Multiple sclerosis (MS) is an autoimmune disorder in which the body’s immune system attacks the myelin covering of your nerves. Eventually, this causes damage to the nerves themselves.

There’s no cure for MS, but treatment can help manage the symptoms and slow the progression of the disease.

Disease-modifying therapies (DMTs) are designed to slow the long-term progression of the disease, reduce relapses, and prevent new damage from occurring.

DMTs can be taken orally or by injection. Injections can be either self-injected at home or given as intravenous infusions in a clinical setting.

Both oral and injectable medications have benefits and potential side effects. Many come with specific warnings from the Food and Drug Administration (FDA).

There are many factors to consider when deciding between oral and injectable treatments. For example, oral medications are taken daily, while most injectable medications are taken less frequently.

Your doctor can help you weigh the risks against the benefits and decide on the best option for you.

Your preference is important in the selection of a treatment plan. Important things you’ll want to take into consideration are:

  • the medication’s effectiveness
  • its side effects
  • the frequency of doses
  • the method used to administer the medication

Self-injectable medications make up the largest category of DMTs. They’re used for the long-term treatment of relapsing-remitting MS (RRMS).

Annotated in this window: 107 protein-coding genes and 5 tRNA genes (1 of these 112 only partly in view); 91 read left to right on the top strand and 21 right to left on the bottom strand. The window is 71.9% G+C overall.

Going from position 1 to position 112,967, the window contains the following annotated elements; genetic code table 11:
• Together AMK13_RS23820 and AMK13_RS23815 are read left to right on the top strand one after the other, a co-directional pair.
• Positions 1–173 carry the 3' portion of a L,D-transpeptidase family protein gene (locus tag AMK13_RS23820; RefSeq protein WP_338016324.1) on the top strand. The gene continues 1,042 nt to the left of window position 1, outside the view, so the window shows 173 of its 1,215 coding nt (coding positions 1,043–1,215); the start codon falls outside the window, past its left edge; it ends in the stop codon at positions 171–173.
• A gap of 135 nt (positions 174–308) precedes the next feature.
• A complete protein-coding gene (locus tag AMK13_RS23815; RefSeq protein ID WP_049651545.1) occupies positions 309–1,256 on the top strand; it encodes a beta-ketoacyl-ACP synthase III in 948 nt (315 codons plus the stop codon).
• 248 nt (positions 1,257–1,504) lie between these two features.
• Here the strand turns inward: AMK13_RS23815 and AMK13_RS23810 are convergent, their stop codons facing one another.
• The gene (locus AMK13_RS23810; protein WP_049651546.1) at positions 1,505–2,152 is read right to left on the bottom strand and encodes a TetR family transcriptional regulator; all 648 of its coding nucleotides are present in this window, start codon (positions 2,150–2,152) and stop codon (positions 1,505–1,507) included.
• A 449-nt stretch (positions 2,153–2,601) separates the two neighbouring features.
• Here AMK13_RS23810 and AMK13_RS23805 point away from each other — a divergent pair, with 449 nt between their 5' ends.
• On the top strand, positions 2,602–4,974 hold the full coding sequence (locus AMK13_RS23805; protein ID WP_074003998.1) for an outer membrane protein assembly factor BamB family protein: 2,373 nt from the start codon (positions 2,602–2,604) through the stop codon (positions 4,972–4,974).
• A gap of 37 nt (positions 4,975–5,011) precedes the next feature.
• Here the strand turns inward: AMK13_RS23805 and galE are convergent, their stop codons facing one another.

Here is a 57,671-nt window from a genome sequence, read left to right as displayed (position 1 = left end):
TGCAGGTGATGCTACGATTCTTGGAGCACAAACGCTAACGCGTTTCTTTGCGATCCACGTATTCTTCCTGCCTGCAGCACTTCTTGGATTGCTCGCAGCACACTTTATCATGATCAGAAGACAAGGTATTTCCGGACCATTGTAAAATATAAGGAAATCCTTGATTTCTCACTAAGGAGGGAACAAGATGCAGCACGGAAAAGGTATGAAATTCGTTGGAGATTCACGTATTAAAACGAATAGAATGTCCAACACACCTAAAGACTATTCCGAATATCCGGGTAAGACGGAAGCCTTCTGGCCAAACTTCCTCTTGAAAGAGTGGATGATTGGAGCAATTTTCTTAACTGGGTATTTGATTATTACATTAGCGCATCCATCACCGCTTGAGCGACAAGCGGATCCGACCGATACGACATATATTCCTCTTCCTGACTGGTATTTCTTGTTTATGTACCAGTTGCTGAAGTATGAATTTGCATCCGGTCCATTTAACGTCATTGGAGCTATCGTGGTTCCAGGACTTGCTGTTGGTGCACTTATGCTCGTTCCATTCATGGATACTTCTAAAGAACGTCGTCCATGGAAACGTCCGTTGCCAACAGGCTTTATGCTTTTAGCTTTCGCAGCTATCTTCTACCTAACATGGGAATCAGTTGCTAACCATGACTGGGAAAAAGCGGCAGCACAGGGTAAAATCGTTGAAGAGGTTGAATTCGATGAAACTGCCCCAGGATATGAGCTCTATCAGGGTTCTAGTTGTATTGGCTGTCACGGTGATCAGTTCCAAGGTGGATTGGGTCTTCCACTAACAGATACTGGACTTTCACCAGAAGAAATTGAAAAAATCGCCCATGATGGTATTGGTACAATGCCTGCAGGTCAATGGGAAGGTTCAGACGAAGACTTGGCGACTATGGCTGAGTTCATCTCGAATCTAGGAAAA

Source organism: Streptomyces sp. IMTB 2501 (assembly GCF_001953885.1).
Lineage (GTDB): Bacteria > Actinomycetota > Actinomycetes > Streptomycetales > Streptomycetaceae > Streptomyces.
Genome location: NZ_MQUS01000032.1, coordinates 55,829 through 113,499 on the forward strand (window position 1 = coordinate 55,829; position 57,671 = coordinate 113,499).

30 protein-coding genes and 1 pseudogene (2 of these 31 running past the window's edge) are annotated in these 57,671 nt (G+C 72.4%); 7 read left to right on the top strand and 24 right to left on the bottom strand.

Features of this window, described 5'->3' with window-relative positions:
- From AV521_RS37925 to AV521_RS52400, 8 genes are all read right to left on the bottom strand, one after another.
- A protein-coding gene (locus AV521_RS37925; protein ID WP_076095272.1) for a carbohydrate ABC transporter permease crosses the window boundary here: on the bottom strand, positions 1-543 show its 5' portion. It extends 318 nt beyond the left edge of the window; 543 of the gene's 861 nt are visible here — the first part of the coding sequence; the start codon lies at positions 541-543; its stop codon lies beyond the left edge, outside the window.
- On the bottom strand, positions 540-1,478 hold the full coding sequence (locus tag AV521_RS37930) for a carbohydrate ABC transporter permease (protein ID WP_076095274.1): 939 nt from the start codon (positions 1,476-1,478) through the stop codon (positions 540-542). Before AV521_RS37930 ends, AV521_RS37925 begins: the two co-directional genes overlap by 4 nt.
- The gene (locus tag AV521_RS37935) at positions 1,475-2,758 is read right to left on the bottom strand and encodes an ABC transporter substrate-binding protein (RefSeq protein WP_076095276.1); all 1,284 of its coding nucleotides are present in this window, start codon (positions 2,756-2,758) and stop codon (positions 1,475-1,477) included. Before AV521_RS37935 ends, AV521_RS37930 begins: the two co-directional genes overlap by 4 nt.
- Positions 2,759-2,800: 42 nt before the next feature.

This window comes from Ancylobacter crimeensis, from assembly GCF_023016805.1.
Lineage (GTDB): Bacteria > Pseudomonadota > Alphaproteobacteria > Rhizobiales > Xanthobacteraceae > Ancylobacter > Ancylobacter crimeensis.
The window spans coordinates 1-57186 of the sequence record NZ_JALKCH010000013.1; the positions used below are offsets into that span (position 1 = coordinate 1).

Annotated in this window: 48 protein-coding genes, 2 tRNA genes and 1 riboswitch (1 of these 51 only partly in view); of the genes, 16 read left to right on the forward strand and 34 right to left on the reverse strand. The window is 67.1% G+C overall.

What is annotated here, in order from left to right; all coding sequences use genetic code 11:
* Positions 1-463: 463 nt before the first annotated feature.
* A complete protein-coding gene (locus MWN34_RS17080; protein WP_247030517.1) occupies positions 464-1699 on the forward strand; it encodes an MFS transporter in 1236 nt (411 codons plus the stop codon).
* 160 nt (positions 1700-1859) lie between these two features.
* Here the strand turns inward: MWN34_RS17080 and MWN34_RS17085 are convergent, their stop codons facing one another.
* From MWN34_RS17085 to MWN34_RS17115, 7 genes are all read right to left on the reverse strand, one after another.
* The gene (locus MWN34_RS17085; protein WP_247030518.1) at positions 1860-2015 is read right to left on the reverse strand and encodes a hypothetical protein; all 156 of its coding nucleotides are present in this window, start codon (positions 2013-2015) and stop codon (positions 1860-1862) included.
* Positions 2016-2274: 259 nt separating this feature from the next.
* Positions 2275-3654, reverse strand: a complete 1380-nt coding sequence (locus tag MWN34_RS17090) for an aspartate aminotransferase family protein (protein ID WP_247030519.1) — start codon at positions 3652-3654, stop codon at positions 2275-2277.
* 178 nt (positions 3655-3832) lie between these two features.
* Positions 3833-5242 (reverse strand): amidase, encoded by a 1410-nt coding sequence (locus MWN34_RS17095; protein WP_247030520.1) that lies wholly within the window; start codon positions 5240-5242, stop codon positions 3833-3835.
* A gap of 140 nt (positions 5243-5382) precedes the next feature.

A medical professional will train you in the injection process so that you can safely administer your own dose. Most of these medications can cause redness, swelling, and pain at the injection site, in addition to other side effects.

Avonex (interferon beta-1a)

  • Benefit: works as immune system modulator, has antiviral properties
  • Dose frequency and method: weekly, intramuscular injection
  • Common side effects can include: headache, flu-like symptoms
  • Warnings include: liver enzymes and complete blood count (CBC) may need to be monitored

Betaseron (interferon beta-1b)

  • Benefit: works as immune system modulator, has antiviral properties
  • Dose frequency and method: every other day, subcutaneous injection
  • Common side effects can include: flu-like symptoms, low white blood cell (WBC) count
  • Warnings include: liver enzymes and CBC may need to be monitored

Copaxone (glatiramer acetate)

  • Benefit: works as immune system modulator, blocks attack on myelin
  • Dose frequency and method: daily or three times per week, subcutaneous injection
  • Common side effects can include: flushing, shortness of breath, rash, chest pain
  • Warnings include: injection sites can become permanently indented because fatty tissue is destroyed (as a result, careful rotation of injection sites is recommended)

Extavia (interferon beta-1b)

  • Benefit: works as immune system modulator, has antiviral properties
  • Dose frequency and method: every other day, subcutaneous injection
  • Common side effects can include: flu-like symptoms, headache
  • Warnings include: liver enzymes and CBC may need to be monitored

Glatopa (glatiramer acetate)

  • Benefit: works as immune system modulator, blocks attack on myelin
  • Dose frequency and method: daily, subcutaneous injection
  • Common side effects can include: redness, swelling, pain at the injection site
  • Warnings include: injection sites can become permanently indented because fatty tissue is destroyed (as a result, careful rotation of injection sites is recommended)

Plegridy (pegylated interferon beta-1a)

  • Benefit: works as immune system modulator, has antiviral properties
  • Dose frequency and method: every two weeks, subcutaneous injection
  • Common side effects can include: flu-like symptoms
  • Warnings include: liver enzymes may need to be monitored

Rebif (interferon beta-1a)

  • Benefit: works as immune system modulator, has antiviral properties
  • Dose frequency and method: three times per week, subcutaneous injection